In practical terms, your deposits and withdrawals are not money that you “earn”, but simply a transfer from one of your bank accounts to your Interactive Brokers brokerage account, and vice versa. But I thought it was important to show you that you can also see these transactions from this report:
And, finally, you can also see on this report all the trades you have made for a given month, including currency exchange transactions:
(1) Under “Stocks” are all the purchases and sales I have made.
(2) Under “Forex” are all my currency exchange transactions
(3) Here you can see the amount in CHF of what I bought as shares in USD, and at point (4), you can observe the frugal fees charged by Interactive Brokers :)
(note: it’s rare that I have so many different trades, as I normally only buy my favorite VT ETF, and Daubasses shares from time to time like this month when there are very good deals — but I figured this way you have a good concrete example of different trades in different currencies)
This Interactive Brokers “Activity Report” section is really neat (one more reason to choose IBKR), and allows you to see all the details of your portfolio.
Then, when it comes to pure performance, there is one last Interactive Brokers tool that I want to introduce to you: the PortfolioAnalyst.
Interactive Brokers PortfolioAnalyst Tool
PortfolioAnalyst, as its name suggests, allows you to analyze your portfolio of securities from every angle.
You can access it via various links on their platform, notably in the main menu:
When you arrive, you see this screenshot:
(1) By default, the PortfolioAnalyst dashboard shows you your portfolio information for the last 7 days. In the next screen, we’ll change it to “Inception”, which means “since you opened your account with Interactive Brokers”
(2) Also, by default, the PortfolioAnalyst is set to TWR (see box above). As you can see, I chose MWR because it is the setting that suits me
So when I click on “Inception”, this is what I see with my MP portfolio:
(1) Inception allows you to set the start date as the date I started investing with Interactive Brokers, and the end date as today
(2) Change shows you the variation of my portfolio which went from CHF 0.00 on day 1, to CHF 263'969.65 today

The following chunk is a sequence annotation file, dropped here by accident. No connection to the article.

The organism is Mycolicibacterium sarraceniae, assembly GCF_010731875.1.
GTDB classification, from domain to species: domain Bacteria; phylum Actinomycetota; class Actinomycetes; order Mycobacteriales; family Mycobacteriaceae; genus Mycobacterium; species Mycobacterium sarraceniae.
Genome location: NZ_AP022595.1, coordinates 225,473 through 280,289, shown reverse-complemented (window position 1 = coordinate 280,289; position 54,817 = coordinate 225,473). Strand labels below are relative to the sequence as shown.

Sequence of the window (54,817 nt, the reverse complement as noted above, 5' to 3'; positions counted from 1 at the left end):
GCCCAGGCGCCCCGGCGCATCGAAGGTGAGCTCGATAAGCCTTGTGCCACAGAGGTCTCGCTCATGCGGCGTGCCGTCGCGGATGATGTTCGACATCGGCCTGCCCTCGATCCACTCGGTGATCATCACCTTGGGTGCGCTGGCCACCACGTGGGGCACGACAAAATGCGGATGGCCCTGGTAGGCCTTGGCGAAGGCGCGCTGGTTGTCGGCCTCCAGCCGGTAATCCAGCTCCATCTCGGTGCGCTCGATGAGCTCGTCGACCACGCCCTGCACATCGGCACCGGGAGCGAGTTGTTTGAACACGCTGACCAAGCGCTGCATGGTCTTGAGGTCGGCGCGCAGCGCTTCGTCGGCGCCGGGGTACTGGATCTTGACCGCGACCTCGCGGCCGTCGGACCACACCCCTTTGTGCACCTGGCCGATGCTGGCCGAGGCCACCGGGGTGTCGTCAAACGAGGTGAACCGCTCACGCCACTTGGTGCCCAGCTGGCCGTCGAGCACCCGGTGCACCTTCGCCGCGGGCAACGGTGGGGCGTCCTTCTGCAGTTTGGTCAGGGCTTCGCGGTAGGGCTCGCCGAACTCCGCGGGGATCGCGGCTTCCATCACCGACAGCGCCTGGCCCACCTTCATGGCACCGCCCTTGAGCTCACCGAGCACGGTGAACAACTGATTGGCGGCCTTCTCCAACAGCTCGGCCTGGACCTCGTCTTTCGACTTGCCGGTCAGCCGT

(3) Period indicates the performance between my beginnings as a Swiss investor and today
(4) Net indicates my total deposits and withdrawals
Then, on the same Interactive Brokers “PortfolioAnalyst” screen, you can scroll down a bit to see the performance breakdown by your asset classes:
If you only own ETFs, then you will only see “Equities” (your ETFs) and “Cash” (your cash). In my case, the real estate is due to Daubasses shares which invest mostly in real estate.
The most interesting thing to see is when you click on “Equities” to see the details of your performance by ETF:
Now that you've seen where to find the performance of your Interactive Brokers portfolio, you may be wondering how you can tell if you're hitting the famous 6-8% in order to reach the FIRE status? What you need to understand is that the performance we have seen so far is the so-called "nominal" performance, i.e. between two dates. If you want to compare yourself to the annualized return that we talk about in the [FIRE (Financial Independence, Retire Early)](/fire-financial-independence-retire-early/) world, you have to calculate this return using a calculator like the one of Moneyland.. I discuss this topic in more detail in this article too.
So now you know where to find the performance information for your stock market investments via your Interactive Brokers account.
In the next chapter, I will explain in detail how I find my tax information (Swiss tax return) on Interactive Brokers.